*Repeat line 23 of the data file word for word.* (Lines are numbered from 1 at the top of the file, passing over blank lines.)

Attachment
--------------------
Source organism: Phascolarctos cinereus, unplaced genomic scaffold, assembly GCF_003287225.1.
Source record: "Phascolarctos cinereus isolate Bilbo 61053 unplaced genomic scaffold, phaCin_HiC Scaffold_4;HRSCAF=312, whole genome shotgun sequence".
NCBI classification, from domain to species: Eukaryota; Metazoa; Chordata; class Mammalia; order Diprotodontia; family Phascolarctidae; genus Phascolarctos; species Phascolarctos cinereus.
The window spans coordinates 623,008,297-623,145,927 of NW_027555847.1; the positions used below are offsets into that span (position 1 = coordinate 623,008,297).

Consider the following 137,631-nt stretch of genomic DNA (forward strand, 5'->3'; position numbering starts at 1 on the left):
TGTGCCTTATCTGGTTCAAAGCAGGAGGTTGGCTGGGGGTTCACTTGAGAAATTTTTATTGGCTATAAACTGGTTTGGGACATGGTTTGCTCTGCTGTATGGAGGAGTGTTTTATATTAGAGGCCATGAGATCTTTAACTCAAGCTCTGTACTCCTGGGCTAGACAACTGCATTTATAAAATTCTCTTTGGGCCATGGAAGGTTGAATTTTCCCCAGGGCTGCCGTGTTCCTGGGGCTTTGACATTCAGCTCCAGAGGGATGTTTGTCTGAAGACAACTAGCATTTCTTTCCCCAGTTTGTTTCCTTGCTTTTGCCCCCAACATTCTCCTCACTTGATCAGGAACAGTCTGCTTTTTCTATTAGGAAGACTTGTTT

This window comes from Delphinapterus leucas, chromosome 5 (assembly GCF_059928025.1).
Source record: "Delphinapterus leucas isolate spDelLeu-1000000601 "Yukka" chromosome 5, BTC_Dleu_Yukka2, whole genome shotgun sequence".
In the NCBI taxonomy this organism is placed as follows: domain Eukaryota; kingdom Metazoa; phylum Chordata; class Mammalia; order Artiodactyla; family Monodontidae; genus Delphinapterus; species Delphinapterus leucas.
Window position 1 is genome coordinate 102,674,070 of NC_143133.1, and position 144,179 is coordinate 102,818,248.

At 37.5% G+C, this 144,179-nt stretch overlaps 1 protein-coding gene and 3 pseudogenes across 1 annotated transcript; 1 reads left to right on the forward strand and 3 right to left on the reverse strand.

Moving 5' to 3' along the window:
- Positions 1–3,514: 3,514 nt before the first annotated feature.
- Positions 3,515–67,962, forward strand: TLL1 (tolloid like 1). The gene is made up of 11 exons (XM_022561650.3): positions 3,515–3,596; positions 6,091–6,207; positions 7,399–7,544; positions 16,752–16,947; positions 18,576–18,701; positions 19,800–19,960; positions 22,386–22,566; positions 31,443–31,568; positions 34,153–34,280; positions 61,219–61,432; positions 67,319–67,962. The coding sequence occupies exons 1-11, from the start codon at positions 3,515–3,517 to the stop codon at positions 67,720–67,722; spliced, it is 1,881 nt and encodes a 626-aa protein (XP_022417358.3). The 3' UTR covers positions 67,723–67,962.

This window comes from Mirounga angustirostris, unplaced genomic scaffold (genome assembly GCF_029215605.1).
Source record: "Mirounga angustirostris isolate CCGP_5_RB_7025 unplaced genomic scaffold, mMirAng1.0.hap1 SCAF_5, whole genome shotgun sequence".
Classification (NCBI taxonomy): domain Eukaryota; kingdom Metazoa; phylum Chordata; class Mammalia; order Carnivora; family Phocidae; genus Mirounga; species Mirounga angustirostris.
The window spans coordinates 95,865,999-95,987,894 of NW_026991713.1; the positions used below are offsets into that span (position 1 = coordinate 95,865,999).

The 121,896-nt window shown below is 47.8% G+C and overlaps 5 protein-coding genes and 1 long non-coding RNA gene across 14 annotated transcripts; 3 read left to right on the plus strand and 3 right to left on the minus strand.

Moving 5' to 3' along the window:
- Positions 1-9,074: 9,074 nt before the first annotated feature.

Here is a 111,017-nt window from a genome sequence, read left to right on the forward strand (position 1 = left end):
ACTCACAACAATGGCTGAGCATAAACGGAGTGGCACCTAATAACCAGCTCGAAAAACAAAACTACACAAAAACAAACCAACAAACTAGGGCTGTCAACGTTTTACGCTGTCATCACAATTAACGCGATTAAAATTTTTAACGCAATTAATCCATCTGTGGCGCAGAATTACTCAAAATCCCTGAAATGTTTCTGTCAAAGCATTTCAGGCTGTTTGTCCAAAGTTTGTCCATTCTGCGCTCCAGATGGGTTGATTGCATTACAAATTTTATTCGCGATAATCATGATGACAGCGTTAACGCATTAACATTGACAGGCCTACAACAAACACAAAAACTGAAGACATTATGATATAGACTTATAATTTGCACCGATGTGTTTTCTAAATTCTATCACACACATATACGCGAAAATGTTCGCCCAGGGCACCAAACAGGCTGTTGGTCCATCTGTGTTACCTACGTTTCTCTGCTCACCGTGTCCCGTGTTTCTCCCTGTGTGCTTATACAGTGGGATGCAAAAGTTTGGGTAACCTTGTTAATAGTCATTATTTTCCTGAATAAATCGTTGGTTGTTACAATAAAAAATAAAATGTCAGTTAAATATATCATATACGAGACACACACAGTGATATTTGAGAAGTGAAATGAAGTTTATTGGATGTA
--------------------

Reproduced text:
ACTCACAACAATGGCTGAGCATAAACGGAGTGGCACCTAATAACCAGCTCGAAAAACAAAACTACACAAAAACAAACCAACAAACTAGGGCTGTCAACGTTTTACGCTGTCATCACAATTAACGCGATTAAAATTTTTAACGCAATTAATCCATCTGTGGCGCAGAATTACTCAAAATCCCTGAAATGTTTCTGTCAAAGCATTTCAGGCTGTTTGTCCAAAGTTTGTCCATTCTGCGCTCCAGATGGGTTGATTGCATTACAAATTTTATTCGCGATAATCATGATGACAGCGTTAACGCATTAACATTGACAGGCCTACAACAAACACAAAAACTGAAGACATTATGATATAGACTTATAATTTGCACCGATGTGTTTTCTAAATTCTATCACACACATATACGCGAAAATGTTCGCCCAGGGCACCAAACAGGCTGTTGGTCCATCTGTGTTACCTACGTTTCTCTGCTCACCGTGTCCCGTGTTTCTCCCTGTGTGCTTATACAGTGGGATGCAAAAGTTTGGGTAACCTTGTTAATAGTCATTATTTTCCTGAATAAATCGTTGGTTGTTACAATAAAAAATAAAATGTCAGTTAAATATATCATATACGAGACACACACAGTGATATTTGAGAAGTGAAATGAAGTTTATTGGATGTA